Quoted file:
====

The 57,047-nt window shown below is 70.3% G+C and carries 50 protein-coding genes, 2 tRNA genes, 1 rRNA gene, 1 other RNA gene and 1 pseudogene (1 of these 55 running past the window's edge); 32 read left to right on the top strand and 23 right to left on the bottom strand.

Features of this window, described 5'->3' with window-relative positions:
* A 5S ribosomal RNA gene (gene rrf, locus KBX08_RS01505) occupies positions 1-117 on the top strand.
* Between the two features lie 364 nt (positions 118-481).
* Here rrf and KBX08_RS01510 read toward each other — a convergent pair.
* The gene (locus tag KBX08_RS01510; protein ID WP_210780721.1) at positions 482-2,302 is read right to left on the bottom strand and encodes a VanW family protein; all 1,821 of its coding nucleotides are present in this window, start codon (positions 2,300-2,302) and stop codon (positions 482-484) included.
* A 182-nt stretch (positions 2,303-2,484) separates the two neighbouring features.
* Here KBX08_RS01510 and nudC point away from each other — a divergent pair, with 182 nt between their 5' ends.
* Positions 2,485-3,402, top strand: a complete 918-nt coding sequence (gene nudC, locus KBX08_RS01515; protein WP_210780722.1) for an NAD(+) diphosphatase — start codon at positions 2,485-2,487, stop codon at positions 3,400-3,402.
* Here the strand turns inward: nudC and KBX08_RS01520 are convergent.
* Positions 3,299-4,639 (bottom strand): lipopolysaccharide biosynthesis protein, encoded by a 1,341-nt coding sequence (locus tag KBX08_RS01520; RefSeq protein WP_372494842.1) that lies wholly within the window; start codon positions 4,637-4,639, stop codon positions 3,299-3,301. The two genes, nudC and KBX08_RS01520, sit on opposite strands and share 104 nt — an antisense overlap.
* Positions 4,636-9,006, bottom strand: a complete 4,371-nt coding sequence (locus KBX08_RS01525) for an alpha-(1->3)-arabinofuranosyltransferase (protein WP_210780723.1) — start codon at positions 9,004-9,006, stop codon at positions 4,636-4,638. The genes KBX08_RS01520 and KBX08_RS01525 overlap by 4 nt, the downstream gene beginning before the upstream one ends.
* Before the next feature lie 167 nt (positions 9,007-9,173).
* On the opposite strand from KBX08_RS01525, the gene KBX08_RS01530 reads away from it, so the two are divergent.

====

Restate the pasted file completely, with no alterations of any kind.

The 57,047-nt window shown below is 70.3% G+C and carries 50 protein-coding genes, 2 tRNA genes, 1 rRNA gene, 1 other RNA gene and 1 pseudogene (1 of these 55 running past the window's edge); 32 read left to right on the top strand and 23 right to left on the bottom strand.

Features of this window, described 5'->3' with window-relative positions:
* A 5S ribosomal RNA gene (gene rrf, locus KBX08_RS01505) occupies positions 1-117 on the top strand.
* Between the two features lie 364 nt (positions 118-481).
* Here rrf and KBX08_RS01510 read toward each other — a convergent pair.
* The gene (locus tag KBX08_RS01510; protein ID WP_210780721.1) at positions 482-2,302 is read right to left on the bottom strand and encodes a VanW family protein; all 1,821 of its coding nucleotides are present in this window, start codon (positions 2,300-2,302) and stop codon (positions 482-484) included.
* A 182-nt stretch (positions 2,303-2,484) separates the two neighbouring features.
* Here KBX08_RS01510 and nudC point away from each other — a divergent pair, with 182 nt between their 5' ends.
* Positions 2,485-3,402, top strand: a complete 918-nt coding sequence (gene nudC, locus KBX08_RS01515; protein WP_210780722.1) for an NAD(+) diphosphatase — start codon at positions 2,485-2,487, stop codon at positions 3,400-3,402.
* Here the strand turns inward: nudC and KBX08_RS01520 are convergent.
* Positions 3,299-4,639 (bottom strand): lipopolysaccharide biosynthesis protein, encoded by a 1,341-nt coding sequence (locus tag KBX08_RS01520; RefSeq protein WP_372494842.1) that lies wholly within the window; start codon positions 4,637-4,639, stop codon positions 3,299-3,301. The two genes, nudC and KBX08_RS01520, sit on opposite strands and share 104 nt — an antisense overlap.
* Positions 4,636-9,006, bottom strand: a complete 4,371-nt coding sequence (locus KBX08_RS01525) for an alpha-(1->3)-arabinofuranosyltransferase (protein WP_210780723.1) — start codon at positions 9,004-9,006, stop codon at positions 4,636-4,638. The genes KBX08_RS01520 and KBX08_RS01525 overlap by 4 nt, the downstream gene beginning before the upstream one ends.
* Before the next feature lie 167 nt (positions 9,007-9,173).
* On the opposite strand from KBX08_RS01525, the gene KBX08_RS01530 reads away from it, so the two are divergent.